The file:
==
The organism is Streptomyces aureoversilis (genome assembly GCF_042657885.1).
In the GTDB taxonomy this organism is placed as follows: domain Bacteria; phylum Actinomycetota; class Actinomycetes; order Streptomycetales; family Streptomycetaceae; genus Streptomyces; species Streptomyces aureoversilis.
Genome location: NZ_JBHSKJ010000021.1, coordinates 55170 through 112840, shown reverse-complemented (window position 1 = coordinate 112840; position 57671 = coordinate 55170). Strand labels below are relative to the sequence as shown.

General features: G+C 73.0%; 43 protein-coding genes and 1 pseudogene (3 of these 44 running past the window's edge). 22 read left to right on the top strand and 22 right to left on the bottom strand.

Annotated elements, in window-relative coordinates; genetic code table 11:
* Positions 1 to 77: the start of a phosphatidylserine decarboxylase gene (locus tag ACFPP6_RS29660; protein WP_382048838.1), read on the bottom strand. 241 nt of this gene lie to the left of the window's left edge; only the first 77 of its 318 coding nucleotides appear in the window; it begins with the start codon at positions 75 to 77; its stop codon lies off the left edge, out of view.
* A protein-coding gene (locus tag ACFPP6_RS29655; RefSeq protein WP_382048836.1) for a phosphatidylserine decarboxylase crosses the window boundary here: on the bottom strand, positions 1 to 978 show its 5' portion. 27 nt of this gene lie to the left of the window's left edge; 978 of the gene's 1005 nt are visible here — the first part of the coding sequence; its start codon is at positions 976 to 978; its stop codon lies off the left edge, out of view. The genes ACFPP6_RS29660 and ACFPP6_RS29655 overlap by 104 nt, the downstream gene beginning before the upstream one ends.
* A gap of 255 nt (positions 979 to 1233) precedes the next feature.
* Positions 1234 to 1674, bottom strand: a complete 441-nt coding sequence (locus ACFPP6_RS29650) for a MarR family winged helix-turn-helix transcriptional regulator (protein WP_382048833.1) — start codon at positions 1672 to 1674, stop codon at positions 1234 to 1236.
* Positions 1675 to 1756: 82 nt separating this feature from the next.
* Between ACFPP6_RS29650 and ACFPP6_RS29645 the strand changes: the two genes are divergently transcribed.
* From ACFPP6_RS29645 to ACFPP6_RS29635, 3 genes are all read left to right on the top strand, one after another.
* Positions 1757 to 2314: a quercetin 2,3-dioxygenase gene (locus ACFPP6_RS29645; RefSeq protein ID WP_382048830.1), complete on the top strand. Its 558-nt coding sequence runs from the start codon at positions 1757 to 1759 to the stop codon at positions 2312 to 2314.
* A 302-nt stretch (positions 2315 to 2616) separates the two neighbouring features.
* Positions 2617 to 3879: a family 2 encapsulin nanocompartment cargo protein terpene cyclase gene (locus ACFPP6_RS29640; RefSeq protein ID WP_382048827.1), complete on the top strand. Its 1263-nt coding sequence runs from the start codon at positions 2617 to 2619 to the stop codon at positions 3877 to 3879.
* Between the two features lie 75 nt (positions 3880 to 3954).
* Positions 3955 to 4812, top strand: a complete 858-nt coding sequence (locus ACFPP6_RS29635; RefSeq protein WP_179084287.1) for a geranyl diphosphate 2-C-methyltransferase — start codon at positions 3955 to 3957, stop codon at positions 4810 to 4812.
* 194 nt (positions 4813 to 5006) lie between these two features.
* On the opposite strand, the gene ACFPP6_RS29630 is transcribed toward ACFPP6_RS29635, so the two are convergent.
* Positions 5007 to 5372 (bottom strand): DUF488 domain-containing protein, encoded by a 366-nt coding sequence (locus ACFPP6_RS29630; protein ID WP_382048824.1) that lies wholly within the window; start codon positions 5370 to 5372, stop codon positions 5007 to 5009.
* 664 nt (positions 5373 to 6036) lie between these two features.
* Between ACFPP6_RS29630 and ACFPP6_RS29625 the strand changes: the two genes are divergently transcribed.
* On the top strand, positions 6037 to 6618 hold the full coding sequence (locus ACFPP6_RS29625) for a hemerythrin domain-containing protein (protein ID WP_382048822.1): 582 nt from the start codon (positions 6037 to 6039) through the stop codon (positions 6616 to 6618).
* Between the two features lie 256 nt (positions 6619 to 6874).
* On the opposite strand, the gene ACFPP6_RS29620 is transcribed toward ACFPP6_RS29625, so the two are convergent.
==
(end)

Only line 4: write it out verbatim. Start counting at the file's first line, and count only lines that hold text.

General features: G+C 73.0%; 43 protein-coding genes and 1 pseudogene (3 of these 44 running past the window's edge). 22 read left to right on the top strand and 22 right to left on the bottom strand.